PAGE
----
S&P 500 rises but heads for third-straight down week

S&P 500 rises but heads for third-straight down week

Stocks rose on Friday as traders tried to recover some of the ground lost in the previous session.

The Dow Jones Industrial Average was last higher by 167 points, or 0.5%. The S&P 500 rose 0.5%, while the and Nasdaq Composite added 0.2%.

The major indexes oscillated earlier in the session after the core personal consumption expenditures price index, the Federal Reserve’s preferred gauge of inflation, came in slightly hotter than economists expected on a year-over-year basis, indicating that inflation is sticking despite the Fed’s efforts to fight it.

“Today, investors have to contend with a weaker-than-expected reading for durable orders that was offset by a softer-than-expected reading for the November PCE,” said Sam Stovall, chief investment strategist at CFRA Research.

“A pre-holiday trading day could be more volatile than normal, due to the light trading volume, which should carry over into the holiday-shortened week between Christmas and New Year’s,” he added.

Friday’s moves followed another down session for markets as December’s sell-off resumed and hopes for a Santa Claus rally faded. The Dow on Thursday tumbled 348.99 points, or 1.05%, but finished well off its 803-point low. The S&P 500 and Nasdaq Composite dove 1.45% and 2.18%, respectively.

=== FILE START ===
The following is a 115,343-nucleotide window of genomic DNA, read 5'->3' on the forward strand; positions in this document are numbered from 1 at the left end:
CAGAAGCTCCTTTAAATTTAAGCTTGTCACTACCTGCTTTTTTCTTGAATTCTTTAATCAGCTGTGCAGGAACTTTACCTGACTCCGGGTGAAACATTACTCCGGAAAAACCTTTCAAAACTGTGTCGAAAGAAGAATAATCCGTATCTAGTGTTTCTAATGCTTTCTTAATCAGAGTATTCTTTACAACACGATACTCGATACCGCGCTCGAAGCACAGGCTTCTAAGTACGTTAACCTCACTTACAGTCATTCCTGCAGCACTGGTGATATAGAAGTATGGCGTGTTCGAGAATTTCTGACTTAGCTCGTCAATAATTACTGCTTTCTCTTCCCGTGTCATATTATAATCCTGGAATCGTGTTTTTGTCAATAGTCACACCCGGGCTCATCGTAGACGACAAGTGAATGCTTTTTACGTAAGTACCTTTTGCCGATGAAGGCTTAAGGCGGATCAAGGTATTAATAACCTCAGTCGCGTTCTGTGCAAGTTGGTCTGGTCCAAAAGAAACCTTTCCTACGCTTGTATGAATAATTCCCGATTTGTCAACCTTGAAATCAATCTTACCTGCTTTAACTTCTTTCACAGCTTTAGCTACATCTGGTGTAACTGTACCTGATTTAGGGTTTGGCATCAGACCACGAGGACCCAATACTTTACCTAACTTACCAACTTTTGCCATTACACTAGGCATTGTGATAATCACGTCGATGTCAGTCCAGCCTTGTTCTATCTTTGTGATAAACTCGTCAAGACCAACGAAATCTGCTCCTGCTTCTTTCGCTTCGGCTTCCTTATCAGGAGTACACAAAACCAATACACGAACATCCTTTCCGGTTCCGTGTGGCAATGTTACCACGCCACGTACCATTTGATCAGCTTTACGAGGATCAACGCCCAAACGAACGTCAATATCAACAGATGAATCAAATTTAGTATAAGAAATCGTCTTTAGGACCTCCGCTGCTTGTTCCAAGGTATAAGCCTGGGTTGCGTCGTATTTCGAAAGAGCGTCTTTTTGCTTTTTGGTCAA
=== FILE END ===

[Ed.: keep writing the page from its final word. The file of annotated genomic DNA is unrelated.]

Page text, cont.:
The S&P 500 is now down about 0.6% for the week, on pace for its third-straight weekly decline. The Nasdaq Composite, meanwhile has lost more than 2% this week. The Dow has been the outperformer this week, currently on track for a slight gain.

Recession fears have resurged recently dashing some investors’ hope for a year-end rally and leading to big losses in December. Investors worry that overtightening from central banks worldwide could force the economy into a downturn.

For December, the S&P 500 has lost about 6%, while the Dow and Nasdaq have lost more than 4% and 8%, respectively. Those would be the biggest monthly declines for the major averages since September. Stocks are also on pace for their worst annual performance since 2008.

Leave a Comment

Your email address will not be published.